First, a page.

The buck should stop here

Cyrus Habib (WA & St. John's 2003) writes on court decision affecting the blind

Each time I pay cash for a cab or a cup of coffee, I'm hoping the person I'm paying isn't about to rip me off. The good news is that now, thanks to last week's decision by a federal appeals court, I and other blind Americans may finally have the opportunity to use money independently.

The court held, in a 2-to-1 decision affirming a lower court ruling, that the Treasury Department discriminates against the blind by failing to make dollar bills distinct enough for us to tell one denomination from another. Unless this opinion is reviewed and reversed by the Supreme Court, the Treasury will have to make the greenback accessible, either by creating differently sized bills or by introducing tactile markings.

While the media have couched this issue in traditional liberal vs. conservative terms, those of us who advocate this cause see it differently. For us, it is about the right of all Americans to seek and maintain employment, and that's something that all of us, irrespective of party affiliation or political ideology, should defend.

From the lemonade stand to the student store to the cash register at the local Dunkin' Donuts, most Americans are first introduced to our labor economy in a context that requires them to exchange, verify and count currency. By foreclosing the opportunity for blind Americans to gain needed experience in entry-level jobs, our government has contributed to the culture of dependency that permeates the blind community.

More than 70 percent of America's blind population remains unemployed today, a statistic that has barely improved since the passage of the landmark Americans with Disabilities Act 18 years ago. It is in our common interest to open the door to employment for those individuals, so that today's blind teenagers can look forward to cashing paychecks rather than Social Security.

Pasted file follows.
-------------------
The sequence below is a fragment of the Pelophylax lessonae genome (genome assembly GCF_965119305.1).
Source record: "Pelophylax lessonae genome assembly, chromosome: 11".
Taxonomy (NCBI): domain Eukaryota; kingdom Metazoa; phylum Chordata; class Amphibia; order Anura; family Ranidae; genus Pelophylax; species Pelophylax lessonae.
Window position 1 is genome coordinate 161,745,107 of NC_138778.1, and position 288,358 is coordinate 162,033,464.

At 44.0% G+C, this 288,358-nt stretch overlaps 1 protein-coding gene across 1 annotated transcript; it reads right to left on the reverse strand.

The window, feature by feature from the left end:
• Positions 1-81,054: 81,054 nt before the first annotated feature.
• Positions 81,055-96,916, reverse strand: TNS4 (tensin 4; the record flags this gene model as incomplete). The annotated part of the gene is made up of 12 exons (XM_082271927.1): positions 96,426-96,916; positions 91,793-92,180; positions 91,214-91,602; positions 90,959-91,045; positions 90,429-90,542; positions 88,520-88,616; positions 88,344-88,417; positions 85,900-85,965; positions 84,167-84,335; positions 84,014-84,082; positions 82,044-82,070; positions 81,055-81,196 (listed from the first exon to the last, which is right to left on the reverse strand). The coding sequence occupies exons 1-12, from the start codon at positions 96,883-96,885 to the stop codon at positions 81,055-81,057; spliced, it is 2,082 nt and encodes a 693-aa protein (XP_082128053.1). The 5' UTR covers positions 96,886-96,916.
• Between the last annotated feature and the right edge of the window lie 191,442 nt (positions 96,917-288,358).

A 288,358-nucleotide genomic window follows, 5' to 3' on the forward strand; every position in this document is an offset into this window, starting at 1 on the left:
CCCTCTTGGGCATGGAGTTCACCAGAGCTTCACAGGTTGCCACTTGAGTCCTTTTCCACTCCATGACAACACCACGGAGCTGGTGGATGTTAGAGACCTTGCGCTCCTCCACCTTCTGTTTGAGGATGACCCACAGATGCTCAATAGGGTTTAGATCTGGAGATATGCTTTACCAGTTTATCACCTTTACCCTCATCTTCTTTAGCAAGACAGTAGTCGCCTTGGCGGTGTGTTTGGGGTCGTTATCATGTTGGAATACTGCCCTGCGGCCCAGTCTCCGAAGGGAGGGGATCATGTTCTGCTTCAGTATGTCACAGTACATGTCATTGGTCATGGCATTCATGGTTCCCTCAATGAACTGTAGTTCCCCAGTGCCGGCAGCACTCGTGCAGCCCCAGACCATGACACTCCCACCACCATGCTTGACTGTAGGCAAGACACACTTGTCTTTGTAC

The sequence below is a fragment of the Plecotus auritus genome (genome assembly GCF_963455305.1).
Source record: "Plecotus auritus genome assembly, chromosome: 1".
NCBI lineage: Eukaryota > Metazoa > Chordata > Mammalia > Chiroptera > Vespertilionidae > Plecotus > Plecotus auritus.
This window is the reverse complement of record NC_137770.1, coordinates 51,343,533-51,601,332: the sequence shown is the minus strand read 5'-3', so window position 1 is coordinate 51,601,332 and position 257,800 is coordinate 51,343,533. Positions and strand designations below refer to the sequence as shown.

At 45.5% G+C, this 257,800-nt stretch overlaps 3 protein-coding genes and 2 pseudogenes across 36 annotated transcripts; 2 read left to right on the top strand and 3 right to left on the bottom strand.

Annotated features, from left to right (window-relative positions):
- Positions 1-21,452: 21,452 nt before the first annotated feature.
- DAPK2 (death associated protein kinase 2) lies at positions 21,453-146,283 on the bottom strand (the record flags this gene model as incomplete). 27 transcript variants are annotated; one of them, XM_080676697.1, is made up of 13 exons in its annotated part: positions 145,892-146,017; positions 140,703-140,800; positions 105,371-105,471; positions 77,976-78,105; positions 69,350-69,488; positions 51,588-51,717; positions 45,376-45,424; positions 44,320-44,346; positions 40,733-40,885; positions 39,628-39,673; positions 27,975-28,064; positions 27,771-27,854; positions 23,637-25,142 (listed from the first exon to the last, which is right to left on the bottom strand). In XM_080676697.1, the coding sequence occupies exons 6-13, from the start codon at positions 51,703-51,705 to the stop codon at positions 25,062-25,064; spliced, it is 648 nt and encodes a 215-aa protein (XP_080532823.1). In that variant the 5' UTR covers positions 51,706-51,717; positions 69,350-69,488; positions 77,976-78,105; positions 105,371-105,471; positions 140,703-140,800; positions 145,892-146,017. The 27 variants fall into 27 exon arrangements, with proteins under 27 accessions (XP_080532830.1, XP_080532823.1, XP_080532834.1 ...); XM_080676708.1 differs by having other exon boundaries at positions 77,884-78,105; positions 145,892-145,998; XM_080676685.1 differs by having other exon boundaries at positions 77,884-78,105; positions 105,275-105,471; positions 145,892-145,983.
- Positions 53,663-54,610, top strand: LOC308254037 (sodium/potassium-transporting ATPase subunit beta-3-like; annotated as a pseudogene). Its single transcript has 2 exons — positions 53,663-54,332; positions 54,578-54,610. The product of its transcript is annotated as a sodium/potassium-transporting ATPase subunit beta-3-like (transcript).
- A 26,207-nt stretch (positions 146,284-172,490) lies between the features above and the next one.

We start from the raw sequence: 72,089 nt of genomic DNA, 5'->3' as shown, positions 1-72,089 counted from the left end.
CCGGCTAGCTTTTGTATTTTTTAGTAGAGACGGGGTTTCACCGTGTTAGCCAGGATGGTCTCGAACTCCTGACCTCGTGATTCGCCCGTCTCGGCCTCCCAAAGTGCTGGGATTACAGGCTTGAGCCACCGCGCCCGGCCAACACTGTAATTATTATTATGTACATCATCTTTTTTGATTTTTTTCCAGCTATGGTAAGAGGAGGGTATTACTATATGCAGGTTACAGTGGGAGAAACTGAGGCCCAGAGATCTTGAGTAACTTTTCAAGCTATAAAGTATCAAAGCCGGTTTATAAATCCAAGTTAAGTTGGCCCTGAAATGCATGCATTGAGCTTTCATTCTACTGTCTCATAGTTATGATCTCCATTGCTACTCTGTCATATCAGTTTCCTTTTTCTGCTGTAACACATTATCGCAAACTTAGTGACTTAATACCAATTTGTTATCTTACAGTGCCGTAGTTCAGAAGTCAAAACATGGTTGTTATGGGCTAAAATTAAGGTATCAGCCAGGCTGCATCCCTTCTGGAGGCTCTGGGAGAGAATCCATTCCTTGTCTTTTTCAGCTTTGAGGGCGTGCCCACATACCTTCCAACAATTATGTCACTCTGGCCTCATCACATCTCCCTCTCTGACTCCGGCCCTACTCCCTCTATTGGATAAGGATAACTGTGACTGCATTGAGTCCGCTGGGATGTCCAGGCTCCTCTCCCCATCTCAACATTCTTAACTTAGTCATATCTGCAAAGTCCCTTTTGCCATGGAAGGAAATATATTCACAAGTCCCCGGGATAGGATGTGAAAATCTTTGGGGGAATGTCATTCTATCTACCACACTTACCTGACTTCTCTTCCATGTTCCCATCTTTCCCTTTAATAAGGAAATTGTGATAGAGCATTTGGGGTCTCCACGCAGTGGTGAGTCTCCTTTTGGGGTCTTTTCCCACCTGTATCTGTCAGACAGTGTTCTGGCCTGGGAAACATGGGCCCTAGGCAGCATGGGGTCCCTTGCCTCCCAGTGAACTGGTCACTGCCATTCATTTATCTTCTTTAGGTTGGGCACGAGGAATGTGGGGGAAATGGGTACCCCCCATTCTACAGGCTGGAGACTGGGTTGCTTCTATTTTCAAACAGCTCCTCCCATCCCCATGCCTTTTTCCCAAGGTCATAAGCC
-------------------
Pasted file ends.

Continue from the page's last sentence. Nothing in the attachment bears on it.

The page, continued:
Last year, I had the chance to meet with students from the Perkins School for the Blind in Watertown, Massachusetts. Students there told me that many of the entry-level jobs for which they might otherwise be eligible -- cashiers, wait staff -- are off-limits to them; they know they won't be hired. "I want to get a job behind a cash register, but I know that it is just not humanly possible right now, even though I'm really good at math," said one 19-year-old girl.

Those and other episodes paint a grim picture: Young and motivated Americans are being denied access to that all-important first job, without which they may never gain financial independence. This should bother us all, whether we're concerned with social justice or economic efficiency.

Even as Treasury argues that changing U.S. currency would be too costly, an assertion the court rejected in this week's ruling, it continues to spend taxpayer money fighting the blind in court. Despite the fact that nearly all other countries around the world have produced accessible currency, the Bush administration insists on appealing judicial decisions that would give me and my fellow blind Americans the same independence enjoyed by our peers on five continents. Instead of pursuing such costly litigation, they should abide by the opinion of the court, and propose plans to modify the greenback so that we all can enjoy our most basic economic right, the freedom to earn a living.

Cyrus Habib, a Rhodes scholar, wrote an amicus brief in this case with the dean of Yale Law School Harold Koh.